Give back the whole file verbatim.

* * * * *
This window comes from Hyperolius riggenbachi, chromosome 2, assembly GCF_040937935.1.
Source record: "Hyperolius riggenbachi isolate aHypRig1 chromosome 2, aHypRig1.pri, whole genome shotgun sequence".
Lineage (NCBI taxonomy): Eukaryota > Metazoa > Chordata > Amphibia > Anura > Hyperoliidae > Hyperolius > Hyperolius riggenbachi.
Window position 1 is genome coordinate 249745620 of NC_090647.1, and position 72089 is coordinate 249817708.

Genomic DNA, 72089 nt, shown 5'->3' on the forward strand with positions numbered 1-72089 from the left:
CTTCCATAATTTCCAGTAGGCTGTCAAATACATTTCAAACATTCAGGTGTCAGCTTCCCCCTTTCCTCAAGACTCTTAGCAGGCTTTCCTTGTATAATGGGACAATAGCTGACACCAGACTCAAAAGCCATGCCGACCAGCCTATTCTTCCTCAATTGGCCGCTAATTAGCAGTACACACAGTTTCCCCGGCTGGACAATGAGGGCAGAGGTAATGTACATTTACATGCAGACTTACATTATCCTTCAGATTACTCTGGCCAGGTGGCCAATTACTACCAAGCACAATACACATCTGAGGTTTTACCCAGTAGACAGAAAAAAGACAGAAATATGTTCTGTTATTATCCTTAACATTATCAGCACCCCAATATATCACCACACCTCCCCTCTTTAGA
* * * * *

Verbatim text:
This window comes from Hyperolius riggenbachi, chromosome 2, assembly GCF_040937935.1.
Source record: "Hyperolius riggenbachi isolate aHypRig1 chromosome 2, aHypRig1.pri, whole genome shotgun sequence".
Lineage (NCBI taxonomy): Eukaryota > Metazoa > Chordata > Amphibia > Anura > Hyperoliidae > Hyperolius > Hyperolius riggenbachi.
Window position 1 is genome coordinate 249745620 of NC_090647.1, and position 72089 is coordinate 249817708.

Genomic DNA, 72089 nt, shown 5'->3' on the forward strand with positions numbered 1-72089 from the left:
CTTCCATAATTTCCAGTAGGCTGTCAAATACATTTCAAACATTCAGGTGTCAGCTTCCCCCTTTCCTCAAGACTCTTAGCAGGCTTTCCTTGTATAATGGGACAATAGCTGACACCAGACTCAAAAGCCATGCCGACCAGCCTATTCTTCCTCAATTGGCCGCTAATTAGCAGTACACACAGTTTCCCCGGCTGGACAATGAGGGCAGAGGTAATGTACATTTACATGCAGACTTACATTATCCTTCAGATTACTCTGGCCAGGTGGCCAATTACTACCAAGCACAATACACATCTGAGGTTTTACCCAGTAGACAGAAAAAAGACAGAAATATGTTCTGTTATTATCCTTAACATTATCAGCACCCCAATATATCACCACACCTCCCCTCTTTAGA